Parole rules change under Senate bill
The Nevada Senate Tuesday passed a bill authors say will eliminate unnecessary parole hearings and reduce the stress on victims of crime.
Sponsor Sen. David Parks, D-Las Vegas, said the problem is that inmates with multiple, consecutive sentences get a parole hearing when they reach the minimum time on each charge.
He said, for example, if a prisoner has a 1-4 year sentence on one conviction followed by a 6-12 year consecutive sentence, he gets his first parole hearing after a year.
Parks said that doesn’t make sense because, even if parole is granted on that first charge, the inmate just moves to the next sentence. He doesn’t get out.
But Parks and supporter Sen. Mark Hutchison, R-Las Vegas, said that causes a lot of emotional distress for the victim and victim’s family members who often think the prisoner is going to get out.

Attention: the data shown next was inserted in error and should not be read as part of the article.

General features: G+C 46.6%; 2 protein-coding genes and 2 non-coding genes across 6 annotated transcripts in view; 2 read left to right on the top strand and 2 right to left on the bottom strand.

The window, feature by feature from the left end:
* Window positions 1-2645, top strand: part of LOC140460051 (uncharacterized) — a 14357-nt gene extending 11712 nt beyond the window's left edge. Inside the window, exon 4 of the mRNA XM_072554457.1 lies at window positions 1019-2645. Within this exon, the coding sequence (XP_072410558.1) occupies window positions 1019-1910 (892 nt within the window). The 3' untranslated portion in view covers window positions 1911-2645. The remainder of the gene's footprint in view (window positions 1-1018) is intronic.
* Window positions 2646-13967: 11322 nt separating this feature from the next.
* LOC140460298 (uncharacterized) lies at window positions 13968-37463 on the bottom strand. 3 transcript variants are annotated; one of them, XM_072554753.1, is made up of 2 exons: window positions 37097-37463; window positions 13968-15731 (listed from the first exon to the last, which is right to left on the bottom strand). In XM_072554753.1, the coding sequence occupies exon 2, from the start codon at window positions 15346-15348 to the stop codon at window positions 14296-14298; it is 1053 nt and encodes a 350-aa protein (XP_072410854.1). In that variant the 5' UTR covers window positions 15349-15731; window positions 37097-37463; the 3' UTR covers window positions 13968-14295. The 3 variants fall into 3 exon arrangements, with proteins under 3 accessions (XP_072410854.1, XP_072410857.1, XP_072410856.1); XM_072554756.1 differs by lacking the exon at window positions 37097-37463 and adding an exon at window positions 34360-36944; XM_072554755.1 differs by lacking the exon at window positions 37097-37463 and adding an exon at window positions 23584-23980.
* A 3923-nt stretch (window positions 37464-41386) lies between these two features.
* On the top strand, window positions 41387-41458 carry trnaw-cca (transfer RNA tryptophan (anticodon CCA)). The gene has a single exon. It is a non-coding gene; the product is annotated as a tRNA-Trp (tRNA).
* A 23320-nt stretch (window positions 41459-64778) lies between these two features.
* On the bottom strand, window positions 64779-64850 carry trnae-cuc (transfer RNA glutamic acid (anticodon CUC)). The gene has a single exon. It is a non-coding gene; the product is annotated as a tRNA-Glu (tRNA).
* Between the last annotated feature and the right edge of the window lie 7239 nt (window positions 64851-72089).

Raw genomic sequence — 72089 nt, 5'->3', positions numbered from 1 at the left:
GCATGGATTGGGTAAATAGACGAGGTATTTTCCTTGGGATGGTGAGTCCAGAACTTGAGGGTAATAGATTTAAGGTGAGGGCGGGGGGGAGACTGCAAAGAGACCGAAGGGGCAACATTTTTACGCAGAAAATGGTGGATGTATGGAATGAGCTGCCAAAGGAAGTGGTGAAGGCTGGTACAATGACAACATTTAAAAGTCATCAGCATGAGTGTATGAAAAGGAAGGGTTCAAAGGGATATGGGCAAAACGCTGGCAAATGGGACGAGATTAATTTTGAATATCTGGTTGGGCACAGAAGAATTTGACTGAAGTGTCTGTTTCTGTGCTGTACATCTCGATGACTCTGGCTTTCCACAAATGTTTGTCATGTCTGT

Hutchison said some inmates have four or more consecutive sentences and “come up for repeated parole hearings.”
He said it’s traumatic for victims.
Senate Bill 71 changes the system, according to Parks, so that all minimum sentences must be served before the inmate gets his first parole hearing. In that hypothetical example, he said that means the inmate would serve the year on the first sentence then the six years minimum on the second – seven years – before his first parole hearing.
Parks said it also will relieve the workload on the Parole Board, which has to hold thousands of hearings ever year.
The measure passed unanimously and was forwarded to the Assembly for consideration.